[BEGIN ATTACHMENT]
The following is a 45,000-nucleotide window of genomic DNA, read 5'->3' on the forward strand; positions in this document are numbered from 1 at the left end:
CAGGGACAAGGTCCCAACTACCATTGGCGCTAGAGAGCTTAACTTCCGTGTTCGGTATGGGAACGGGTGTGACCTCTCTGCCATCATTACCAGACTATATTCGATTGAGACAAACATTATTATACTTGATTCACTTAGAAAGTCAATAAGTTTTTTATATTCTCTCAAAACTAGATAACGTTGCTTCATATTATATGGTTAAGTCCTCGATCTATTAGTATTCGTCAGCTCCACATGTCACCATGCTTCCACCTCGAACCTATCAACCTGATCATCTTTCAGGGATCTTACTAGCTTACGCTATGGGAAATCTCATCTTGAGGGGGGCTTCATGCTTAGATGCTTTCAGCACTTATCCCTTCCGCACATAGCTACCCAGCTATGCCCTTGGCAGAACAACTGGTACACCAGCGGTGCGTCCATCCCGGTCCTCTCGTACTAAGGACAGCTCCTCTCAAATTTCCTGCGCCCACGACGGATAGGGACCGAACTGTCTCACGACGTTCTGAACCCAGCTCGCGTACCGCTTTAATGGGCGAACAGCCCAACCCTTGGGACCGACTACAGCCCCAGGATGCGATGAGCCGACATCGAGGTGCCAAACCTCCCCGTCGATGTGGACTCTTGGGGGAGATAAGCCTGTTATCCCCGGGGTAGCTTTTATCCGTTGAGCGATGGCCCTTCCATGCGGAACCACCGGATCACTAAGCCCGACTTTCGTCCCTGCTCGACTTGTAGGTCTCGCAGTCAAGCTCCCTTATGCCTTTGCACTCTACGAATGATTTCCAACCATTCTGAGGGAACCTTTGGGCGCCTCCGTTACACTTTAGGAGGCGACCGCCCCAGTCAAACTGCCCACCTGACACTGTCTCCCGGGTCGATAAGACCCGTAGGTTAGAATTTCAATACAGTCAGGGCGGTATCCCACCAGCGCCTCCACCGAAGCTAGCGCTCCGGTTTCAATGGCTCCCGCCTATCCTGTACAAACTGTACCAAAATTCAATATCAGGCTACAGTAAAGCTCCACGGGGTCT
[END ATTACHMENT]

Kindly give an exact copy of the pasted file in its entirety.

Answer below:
The following is a 45,000-nucleotide window of genomic DNA, read 5'->3' on the forward strand; positions in this document are numbered from 1 at the left end:
CAGGGACAAGGTCCCAACTACCATTGGCGCTAGAGAGCTTAACTTCCGTGTTCGGTATGGGAACGGGTGTGACCTCTCTGCCATCATTACCAGACTATATTCGATTGAGACAAACATTATTATACTTGATTCACTTAGAAAGTCAATAAGTTTTTTATATTCTCTCAAAACTAGATAACGTTGCTTCATATTATATGGTTAAGTCCTCGATCTATTAGTATTCGTCAGCTCCACATGTCACCATGCTTCCACCTCGAACCTATCAACCTGATCATCTTTCAGGGATCTTACTAGCTTACGCTATGGGAAATCTCATCTTGAGGGGGGCTTCATGCTTAGATGCTTTCAGCACTTATCCCTTCCGCACATAGCTACCCAGCTATGCCCTTGGCAGAACAACTGGTACACCAGCGGTGCGTCCATCCCGGTCCTCTCGTACTAAGGACAGCTCCTCTCAAATTTCCTGCGCCCACGACGGATAGGGACCGAACTGTCTCACGACGTTCTGAACCCAGCTCGCGTACCGCTTTAATGGGCGAACAGCCCAACCCTTGGGACCGACTACAGCCCCAGGATGCGATGAGCCGACATCGAGGTGCCAAACCTCCCCGTCGATGTGGACTCTTGGGGGAGATAAGCCTGTTATCCCCGGGGTAGCTTTTATCCGTTGAGCGATGGCCCTTCCATGCGGAACCACCGGATCACTAAGCCCGACTTTCGTCCCTGCTCGACTTGTAGGTCTCGCAGTCAAGCTCCCTTATGCCTTTGCACTCTACGAATGATTTCCAACCATTCTGAGGGAACCTTTGGGCGCCTCCGTTACACTTTAGGAGGCGACCGCCCCAGTCAAACTGCCCACCTGACACTGTCTCCCGGGTCGATAAGACCCGTAGGTTAGAATTTCAATACAGTCAGGGCGGTATCCCACCAGCGCCTCCACCGAAGCTAGCGCTCCGGTTTCAATGGCTCCCGCCTATCCTGTACAAACTGTACCAAAATTCAATATCAGGCTACAGTAAAGCTCCACGGGGTCT